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Emergency Custody Orders vs. Regular Custody Orders: Key Differences

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What is a Custody Order?

Custody orders are orders given by the court that outline how divorced or separated parents must split the care of their shared children. They may detail where the child will live and which parent can make decisions regarding their health, schooling, religious upbringing, and other crucial choices. Current legal terminology refers to these orders as parenting time and decision-making responsibility orders, but many still use the term “custody order.” An experienced Ontario family law lawyer can explain how emergency and regular custody orders are obtained and when each type may be appropriate.

What Are the Differences Between Regular and Emergency Custody Orders?

Understanding how the custody process works is vital to reaching the best possible outcome in your case. Applicants seek emergency custody orders much less frequently than regular custody orders because the former are restricted to very specific situations. However, utilizing the option to request emergency custody can prove critical if you believe your child is in danger of immediate harm. The following are the key distinctions between regular and emergency custody orders.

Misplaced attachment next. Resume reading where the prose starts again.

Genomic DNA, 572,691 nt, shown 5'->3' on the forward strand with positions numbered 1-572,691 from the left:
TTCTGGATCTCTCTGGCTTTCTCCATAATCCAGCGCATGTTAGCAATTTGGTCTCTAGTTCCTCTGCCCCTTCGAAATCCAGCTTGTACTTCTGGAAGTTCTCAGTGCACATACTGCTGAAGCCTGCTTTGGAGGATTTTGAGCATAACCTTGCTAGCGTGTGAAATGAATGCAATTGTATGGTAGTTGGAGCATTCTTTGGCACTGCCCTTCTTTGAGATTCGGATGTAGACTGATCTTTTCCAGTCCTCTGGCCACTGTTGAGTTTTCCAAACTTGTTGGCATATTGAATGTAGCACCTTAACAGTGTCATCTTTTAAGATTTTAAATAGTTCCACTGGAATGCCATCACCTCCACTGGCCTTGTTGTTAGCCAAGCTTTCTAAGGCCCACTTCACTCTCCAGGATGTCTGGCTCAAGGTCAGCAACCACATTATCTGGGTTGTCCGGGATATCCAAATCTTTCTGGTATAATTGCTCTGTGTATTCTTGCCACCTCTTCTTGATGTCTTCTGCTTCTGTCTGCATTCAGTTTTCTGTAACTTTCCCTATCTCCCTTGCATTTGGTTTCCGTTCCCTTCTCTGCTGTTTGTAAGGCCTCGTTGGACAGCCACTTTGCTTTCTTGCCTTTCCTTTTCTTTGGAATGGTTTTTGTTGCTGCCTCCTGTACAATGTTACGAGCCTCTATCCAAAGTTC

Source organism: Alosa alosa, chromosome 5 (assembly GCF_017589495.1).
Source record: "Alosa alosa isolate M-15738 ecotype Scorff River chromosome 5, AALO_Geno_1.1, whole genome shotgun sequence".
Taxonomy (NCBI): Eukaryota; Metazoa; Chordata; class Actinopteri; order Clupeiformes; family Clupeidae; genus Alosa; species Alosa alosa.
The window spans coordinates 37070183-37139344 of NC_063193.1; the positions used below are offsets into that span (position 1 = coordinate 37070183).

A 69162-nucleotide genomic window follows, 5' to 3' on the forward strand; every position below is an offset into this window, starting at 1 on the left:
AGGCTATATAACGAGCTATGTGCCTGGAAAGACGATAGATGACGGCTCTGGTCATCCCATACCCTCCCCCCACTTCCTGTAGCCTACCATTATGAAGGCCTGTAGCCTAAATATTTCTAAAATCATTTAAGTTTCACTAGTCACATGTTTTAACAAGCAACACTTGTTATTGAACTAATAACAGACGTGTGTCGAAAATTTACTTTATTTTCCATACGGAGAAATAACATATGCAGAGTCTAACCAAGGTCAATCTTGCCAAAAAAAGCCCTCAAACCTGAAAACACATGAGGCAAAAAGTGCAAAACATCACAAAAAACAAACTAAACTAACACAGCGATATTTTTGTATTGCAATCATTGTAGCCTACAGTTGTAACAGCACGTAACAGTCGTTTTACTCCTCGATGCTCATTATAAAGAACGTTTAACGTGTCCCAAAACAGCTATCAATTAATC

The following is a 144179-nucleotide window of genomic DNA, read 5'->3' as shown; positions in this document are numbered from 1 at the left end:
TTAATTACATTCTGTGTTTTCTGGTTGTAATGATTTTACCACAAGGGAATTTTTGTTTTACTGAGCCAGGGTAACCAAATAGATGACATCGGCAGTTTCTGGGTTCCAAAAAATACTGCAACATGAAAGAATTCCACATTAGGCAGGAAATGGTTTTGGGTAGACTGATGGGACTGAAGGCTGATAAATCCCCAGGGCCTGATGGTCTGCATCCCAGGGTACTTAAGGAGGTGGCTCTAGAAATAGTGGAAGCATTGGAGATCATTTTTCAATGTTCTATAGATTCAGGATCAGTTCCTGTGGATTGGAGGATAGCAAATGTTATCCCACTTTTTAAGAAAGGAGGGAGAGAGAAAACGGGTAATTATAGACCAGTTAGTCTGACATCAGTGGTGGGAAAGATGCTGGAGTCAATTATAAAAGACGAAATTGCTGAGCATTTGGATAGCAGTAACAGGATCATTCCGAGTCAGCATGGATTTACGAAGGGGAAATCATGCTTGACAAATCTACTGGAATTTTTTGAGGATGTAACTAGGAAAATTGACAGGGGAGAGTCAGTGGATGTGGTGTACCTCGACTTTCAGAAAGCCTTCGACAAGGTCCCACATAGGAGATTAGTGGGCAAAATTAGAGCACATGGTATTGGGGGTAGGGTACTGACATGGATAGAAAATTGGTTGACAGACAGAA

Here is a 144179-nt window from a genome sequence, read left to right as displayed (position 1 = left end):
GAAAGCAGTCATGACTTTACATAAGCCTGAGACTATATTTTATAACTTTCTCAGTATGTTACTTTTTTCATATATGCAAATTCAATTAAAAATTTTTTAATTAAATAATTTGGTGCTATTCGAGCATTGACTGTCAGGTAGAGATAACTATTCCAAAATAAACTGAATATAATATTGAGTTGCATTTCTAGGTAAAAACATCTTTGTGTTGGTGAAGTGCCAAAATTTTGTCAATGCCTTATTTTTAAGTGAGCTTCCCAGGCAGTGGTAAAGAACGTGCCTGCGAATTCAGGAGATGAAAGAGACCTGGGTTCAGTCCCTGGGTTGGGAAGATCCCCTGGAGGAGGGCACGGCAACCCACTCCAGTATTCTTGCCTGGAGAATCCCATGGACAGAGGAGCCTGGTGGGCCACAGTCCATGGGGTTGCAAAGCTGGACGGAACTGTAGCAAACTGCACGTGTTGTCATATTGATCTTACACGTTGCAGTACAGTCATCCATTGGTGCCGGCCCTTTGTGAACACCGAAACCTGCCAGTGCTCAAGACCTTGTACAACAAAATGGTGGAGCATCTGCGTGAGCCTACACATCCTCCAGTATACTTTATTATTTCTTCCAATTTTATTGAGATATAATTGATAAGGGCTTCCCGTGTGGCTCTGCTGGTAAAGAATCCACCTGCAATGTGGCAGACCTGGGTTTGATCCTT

How Long the Order Takes to Obtain

Regular custody orders are part of the divorce process and may take many months to finalize. In contrast, emergency custody orders are granted rapidly because they are used to ensure a child’s safety until the court can gather more information on the case’s circumstances. In an emergency, an ex parte motion for custody may be filed, which means the other party is not notified of the motion. After reviewing the motion, the court may grant temporary emergency custody immediately without a hearing.

When the Order is Used

All divorces involving minor children will require the parties to come to an agreement on a regular, long-term parenting plan. If the parents have irreconcilable disagreements over parenting time and decision-making responsibilities, the family court will make a custody order to resolve these issues. To ensure a stable environment for the child, the court will usually set up a temporary custody agreement early in the divorce process to bridge the gap until a permanent solution can be finalized.